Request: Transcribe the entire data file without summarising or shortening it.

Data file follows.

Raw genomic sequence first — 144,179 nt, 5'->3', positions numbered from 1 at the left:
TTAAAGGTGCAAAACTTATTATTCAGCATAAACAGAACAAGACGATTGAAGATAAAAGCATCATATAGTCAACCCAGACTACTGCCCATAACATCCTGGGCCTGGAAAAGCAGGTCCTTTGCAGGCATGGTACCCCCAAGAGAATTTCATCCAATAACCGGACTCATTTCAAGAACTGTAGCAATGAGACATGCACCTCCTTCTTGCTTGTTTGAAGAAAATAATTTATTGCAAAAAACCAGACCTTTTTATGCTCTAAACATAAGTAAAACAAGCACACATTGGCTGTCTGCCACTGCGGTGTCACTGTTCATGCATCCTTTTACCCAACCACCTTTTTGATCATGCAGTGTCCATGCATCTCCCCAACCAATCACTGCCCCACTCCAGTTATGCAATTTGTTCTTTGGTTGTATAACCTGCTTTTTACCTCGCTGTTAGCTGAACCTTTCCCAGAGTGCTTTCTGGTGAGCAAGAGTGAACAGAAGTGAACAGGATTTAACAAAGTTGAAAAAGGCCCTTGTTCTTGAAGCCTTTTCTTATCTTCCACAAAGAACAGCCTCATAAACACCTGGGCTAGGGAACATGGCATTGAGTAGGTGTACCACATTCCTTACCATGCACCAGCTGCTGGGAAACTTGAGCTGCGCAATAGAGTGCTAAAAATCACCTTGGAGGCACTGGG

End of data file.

Raw genomic sequence first — 144,179 nt, 5'->3', positions numbered from 1 at the left:
TTAAAGGTGCAAAACTTATTATTCAGCATAAACAGAACAAGACGATTGAAGATAAAAGCATCATATAGTCAACCCAGACTACTGCCCATAACATCCTGGGCCTGGAAAAGCAGGTCCTTTGCAGGCATGGTACCCCCAAGAGAATTTCATCCAATAACCGGACTCATTTCAAGAACTGTAGCAATGAGACATGCACCTCCTTCTTGCTTGTTTGAAGAAAATAATTTATTGCAAAAAACCAGACCTTTTTATGCTCTAAACATAAGTAAAACAAGCACACATTGGCTGTCTGCCACTGCGGTGTCACTGTTCATGCATCCTTTTACCCAACCACCTTTTTGATCATGCAGTGTCCATGCATCTCCCCAACCAATCACTGCCCCACTCCAGTTATGCAATTTGTTCTTTGGTTGTATAACCTGCTTTTTACCTCGCTGTTAGCTGAACCTTTCCCAGAGTGCTTTCTGGTGAGCAAGAGTGAACAGAAGTGAACAGGATTTAACAAAGTTGAAAAAGGCCCTTGTTCTTGAAGCCTTTTCTTATCTTCCACAAAGAACAGCCTCATAAACACCTGGGCTAGGGAACATGGCATTGAGTAGGTGTACCACATTCCTTACCATGCACCAGCTGCTGGGAAACTTGAGCTGCGCAATAGAGTGCTAAAAATCACCTTGGAGGCACTGGG